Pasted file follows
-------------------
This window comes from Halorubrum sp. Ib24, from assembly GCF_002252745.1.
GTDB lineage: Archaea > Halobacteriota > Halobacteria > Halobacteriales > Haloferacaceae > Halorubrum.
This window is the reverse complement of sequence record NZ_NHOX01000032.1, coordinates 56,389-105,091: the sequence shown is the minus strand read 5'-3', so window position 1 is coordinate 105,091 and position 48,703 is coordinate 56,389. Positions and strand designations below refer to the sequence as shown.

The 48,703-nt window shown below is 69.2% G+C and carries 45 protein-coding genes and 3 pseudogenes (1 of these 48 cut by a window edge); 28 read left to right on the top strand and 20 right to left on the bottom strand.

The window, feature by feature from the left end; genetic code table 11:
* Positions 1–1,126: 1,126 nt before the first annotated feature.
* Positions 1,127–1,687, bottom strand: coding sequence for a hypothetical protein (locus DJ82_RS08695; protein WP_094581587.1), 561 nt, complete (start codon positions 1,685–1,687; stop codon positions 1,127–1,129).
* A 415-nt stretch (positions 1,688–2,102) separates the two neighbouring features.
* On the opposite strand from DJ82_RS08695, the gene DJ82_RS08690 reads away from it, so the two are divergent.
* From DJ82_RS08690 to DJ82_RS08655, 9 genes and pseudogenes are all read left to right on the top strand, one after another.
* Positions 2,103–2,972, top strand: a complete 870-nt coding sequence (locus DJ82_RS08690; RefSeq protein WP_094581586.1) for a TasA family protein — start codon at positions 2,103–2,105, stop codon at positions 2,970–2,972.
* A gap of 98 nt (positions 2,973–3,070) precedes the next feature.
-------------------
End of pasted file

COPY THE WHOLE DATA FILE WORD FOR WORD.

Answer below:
This window comes from Halorubrum sp. Ib24, from assembly GCF_002252745.1.
GTDB lineage: Archaea > Halobacteriota > Halobacteria > Halobacteriales > Haloferacaceae > Halorubrum.
This window is the reverse complement of sequence record NZ_NHOX01000032.1, coordinates 56,389-105,091: the sequence shown is the minus strand read 5'-3', so window position 1 is coordinate 105,091 and position 48,703 is coordinate 56,389. Positions and strand designations below refer to the sequence as shown.

The 48,703-nt window shown below is 69.2% G+C and carries 45 protein-coding genes and 3 pseudogenes (1 of these 48 cut by a window edge); 28 read left to right on the top strand and 20 right to left on the bottom strand.

The window, feature by feature from the left end; genetic code table 11:
* Positions 1–1,126: 1,126 nt before the first annotated feature.
* Positions 1,127–1,687, bottom strand: coding sequence for a hypothetical protein (locus DJ82_RS08695; protein WP_094581587.1), 561 nt, complete (start codon positions 1,685–1,687; stop codon positions 1,127–1,129).
* A 415-nt stretch (positions 1,688–2,102) separates the two neighbouring features.
* On the opposite strand from DJ82_RS08695, the gene DJ82_RS08690 reads away from it, so the two are divergent.
* From DJ82_RS08690 to DJ82_RS08655, 9 genes and pseudogenes are all read left to right on the top strand, one after another.
* Positions 2,103–2,972, top strand: a complete 870-nt coding sequence (locus DJ82_RS08690; RefSeq protein WP_094581586.1) for a TasA family protein — start codon at positions 2,103–2,105, stop codon at positions 2,970–2,972.
* A gap of 98 nt (positions 2,973–3,070) precedes the next feature.